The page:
April 18, 2016

Gypsum Lava Tube Cave, Idaho
Waking up and leaving at around 4am to get into Idaho reminded me of going to Indiana for the weekend to go caving from Chicago but instead of visiting some limestone caves, Laura and I are out headed to visit the second largest lava tube cave on the continental United States, Gypsum Cave. 
Laura Sangaila in Gypsum Cave, Idaho

Lava Tube caves are a bit different in the way they are formed where lava flows cool and subsurface lava continues to flow until the flow of lava decreases leaving a hardened chamber tube that can extend for miles in some situations.
Gypsum Lava Tube Cave, Idaho

The lower viscosity lava flow can form the ceiling and create a baseline to a lava tube cave near the surface where lava is flowing.  Some of the bigger tube passages might be indicators of where the eruption could have started as large long tubes usually can start where the lava came to the surface.  Gypsum cave might have been near the eruption radius and might have been one of the main conduits for lava flow which created this massive tube underground.

Gypsum Cave Lava Tube, Idaho
What is more interesting is that Dale Green, from Utah, brought ground penetrating radar with him on a survey and found that there were other tubes of similar length that were paralleling Gypsum Cave.
A Jack Rabbit that has been in the cave for 9 years in Gypsum Lava Tube Cave, Idaho (not much decay)
Gypsum Cave is around 2.6 miles in length which use to be the longest lava tube cave until a Lava Tube cave in Washington beat it out at 2.7 miles.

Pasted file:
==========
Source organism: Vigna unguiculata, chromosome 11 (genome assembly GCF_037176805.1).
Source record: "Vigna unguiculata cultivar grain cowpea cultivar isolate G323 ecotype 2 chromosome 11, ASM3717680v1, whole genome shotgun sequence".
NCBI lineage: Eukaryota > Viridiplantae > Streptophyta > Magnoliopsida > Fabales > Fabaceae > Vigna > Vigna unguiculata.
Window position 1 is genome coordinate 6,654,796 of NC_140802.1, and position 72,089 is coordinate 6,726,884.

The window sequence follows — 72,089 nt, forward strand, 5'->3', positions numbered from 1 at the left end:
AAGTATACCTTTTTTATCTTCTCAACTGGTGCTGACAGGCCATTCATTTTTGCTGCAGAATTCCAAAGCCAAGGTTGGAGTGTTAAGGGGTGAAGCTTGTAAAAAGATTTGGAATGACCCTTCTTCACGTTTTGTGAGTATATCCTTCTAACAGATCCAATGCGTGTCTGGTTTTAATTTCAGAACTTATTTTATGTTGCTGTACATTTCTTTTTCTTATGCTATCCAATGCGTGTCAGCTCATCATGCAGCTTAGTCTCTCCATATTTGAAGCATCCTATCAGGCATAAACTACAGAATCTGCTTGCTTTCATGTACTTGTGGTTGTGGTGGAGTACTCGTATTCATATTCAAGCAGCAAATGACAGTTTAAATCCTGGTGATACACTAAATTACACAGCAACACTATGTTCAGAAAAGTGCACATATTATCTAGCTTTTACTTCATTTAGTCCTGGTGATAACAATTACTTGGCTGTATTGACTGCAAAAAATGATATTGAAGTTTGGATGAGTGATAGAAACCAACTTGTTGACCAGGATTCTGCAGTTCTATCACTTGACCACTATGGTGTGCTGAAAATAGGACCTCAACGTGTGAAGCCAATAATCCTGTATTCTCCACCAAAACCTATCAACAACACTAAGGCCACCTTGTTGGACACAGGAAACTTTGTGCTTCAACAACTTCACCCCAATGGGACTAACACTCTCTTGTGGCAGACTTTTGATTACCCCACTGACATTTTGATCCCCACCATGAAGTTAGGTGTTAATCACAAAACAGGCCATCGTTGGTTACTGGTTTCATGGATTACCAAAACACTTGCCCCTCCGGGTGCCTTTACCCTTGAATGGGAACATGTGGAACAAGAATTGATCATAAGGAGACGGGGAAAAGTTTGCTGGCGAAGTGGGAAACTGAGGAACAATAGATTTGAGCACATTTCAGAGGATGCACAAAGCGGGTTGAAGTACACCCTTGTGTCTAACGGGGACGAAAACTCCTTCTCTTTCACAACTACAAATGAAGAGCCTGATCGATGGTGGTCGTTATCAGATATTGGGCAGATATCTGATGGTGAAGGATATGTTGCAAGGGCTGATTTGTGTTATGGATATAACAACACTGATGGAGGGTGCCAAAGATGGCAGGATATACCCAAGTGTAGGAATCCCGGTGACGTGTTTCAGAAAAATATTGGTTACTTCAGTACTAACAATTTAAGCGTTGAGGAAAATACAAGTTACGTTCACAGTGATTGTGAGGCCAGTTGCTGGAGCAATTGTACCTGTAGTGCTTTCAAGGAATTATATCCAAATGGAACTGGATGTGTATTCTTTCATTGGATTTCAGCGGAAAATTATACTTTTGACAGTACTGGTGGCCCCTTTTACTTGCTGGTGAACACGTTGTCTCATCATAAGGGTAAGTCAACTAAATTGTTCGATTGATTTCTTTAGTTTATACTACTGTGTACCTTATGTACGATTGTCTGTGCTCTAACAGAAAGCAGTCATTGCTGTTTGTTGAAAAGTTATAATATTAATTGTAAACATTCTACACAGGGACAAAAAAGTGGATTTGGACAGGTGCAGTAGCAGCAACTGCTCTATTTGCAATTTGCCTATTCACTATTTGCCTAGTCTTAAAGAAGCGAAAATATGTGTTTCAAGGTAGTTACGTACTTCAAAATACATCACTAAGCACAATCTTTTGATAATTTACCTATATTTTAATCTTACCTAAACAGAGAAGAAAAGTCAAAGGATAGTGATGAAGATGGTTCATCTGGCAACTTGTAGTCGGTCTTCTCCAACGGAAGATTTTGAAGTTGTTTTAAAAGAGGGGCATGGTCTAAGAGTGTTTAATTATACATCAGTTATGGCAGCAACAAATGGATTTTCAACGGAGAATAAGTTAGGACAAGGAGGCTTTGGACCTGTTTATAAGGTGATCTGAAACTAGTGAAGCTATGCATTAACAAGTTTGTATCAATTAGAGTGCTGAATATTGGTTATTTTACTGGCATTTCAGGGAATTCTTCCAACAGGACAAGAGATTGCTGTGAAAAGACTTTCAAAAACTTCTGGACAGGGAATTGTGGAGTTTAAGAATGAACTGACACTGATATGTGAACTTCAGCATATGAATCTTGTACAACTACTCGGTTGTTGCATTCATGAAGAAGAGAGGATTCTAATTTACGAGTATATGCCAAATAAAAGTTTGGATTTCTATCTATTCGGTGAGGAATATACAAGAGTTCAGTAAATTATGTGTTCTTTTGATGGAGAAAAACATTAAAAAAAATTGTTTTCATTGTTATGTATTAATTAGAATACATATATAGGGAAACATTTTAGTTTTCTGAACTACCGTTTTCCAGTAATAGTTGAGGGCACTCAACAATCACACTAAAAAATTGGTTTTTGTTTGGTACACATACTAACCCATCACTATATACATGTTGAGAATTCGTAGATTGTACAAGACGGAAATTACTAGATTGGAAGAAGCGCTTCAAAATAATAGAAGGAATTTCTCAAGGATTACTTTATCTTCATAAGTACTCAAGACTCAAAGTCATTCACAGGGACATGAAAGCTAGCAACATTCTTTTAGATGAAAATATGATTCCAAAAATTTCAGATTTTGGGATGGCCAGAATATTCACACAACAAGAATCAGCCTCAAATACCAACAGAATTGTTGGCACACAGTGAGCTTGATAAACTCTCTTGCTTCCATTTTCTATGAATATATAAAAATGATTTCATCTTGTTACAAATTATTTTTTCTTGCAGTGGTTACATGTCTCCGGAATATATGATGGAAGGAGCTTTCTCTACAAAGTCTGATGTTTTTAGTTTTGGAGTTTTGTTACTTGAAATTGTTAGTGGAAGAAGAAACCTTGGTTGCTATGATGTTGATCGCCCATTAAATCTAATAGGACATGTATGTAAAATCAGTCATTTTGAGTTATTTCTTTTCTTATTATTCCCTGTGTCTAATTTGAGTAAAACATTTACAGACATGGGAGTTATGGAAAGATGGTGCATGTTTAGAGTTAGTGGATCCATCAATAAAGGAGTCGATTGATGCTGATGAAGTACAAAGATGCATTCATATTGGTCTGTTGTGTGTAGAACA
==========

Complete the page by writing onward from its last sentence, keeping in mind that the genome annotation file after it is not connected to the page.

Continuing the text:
Gypsum Lava Tube Cave, Idaho
If there is a way to break into this parallel tube than that would make this tube one longest in the world.

Gypsum Lava Tube Cave, Idaho
Gypsum cave is unique in that it gypsum evaporating through veins and cracks in the cave that tarnish the walls white and create a mosaic of color in some of the sections of the cave.  The cave itself is very dry and dusty so it can help to bring a mask in some of the sections of the cave.
Gypsum Lava Tube Cave, Idaho
We met up with Steve Frye and some of the cavers from the Silver Sage Grotto in Idaho to visit these Lava Tube caves and what a treat it was to see this cave!
Gypsum Lava Tube Cave, Idaho
Officially we were in the cave to conduct a bat count and to collect specimens for study.  
Gypsum Lava Tube Cave, Idaho
We were able to obtain the key and visit this cave through the DNR and the Silver Sage Grotto is apart of the development and conservation efforts that protect these caves from WNS and vandals that might want to break into the lava tubes.
Gypsum Lava Tube Cave, Idaho

We enter this cave and go through a crawl which eventually opens up into walking passage.  over 90 percent of the cave is walking passage with ceiling reaching 20-25ft at times.
Gypsum Lava Tube Cave, Idaho

we continued to walk through this passage snapping some photos and understanding a bit more about the caves nature and how the Silver Sage Grotto protects these caves.
Gypsum Lava Tube Cave, Idaho
Stacy and Jeremy discussed with me how they have helped with gating the entrances to some caves and how the Grotto continues to maintain a good relationship with the DNR in order to protect the states caves from WNS and other intruders.  It was good to hear about the working relationship between the Grotto and the DNR.

Gypsum Lava Tube Cave, Idaho
We went onto a side passage and moved over to the chocolate room which required some stoop walking and crawling but took us to a room with some interesting folded walls and cracked floors that resembled chocolate on the floor.  

Gypsum Lava Tube Cave, Idaho
we continued on and worked our way back into the main conduit and continued until we got the end of the cave. We passed some interesting sections of cave and at times the floor was covered in a cream colored volcanic ash which was a couple inches high at time.
Steve Frye in Gypsum Lava Tube Cave, Idaho

This cave was really interesting and it was a pleasure to go with a dedicated group of cavers from the Silver Sage Grotto.  We are looking forward to coming back in the near future and visiting a few more of the hundreds of documented lava tube caves in the region.
Laura in Gypsum Lava Tube Cave, Idaho


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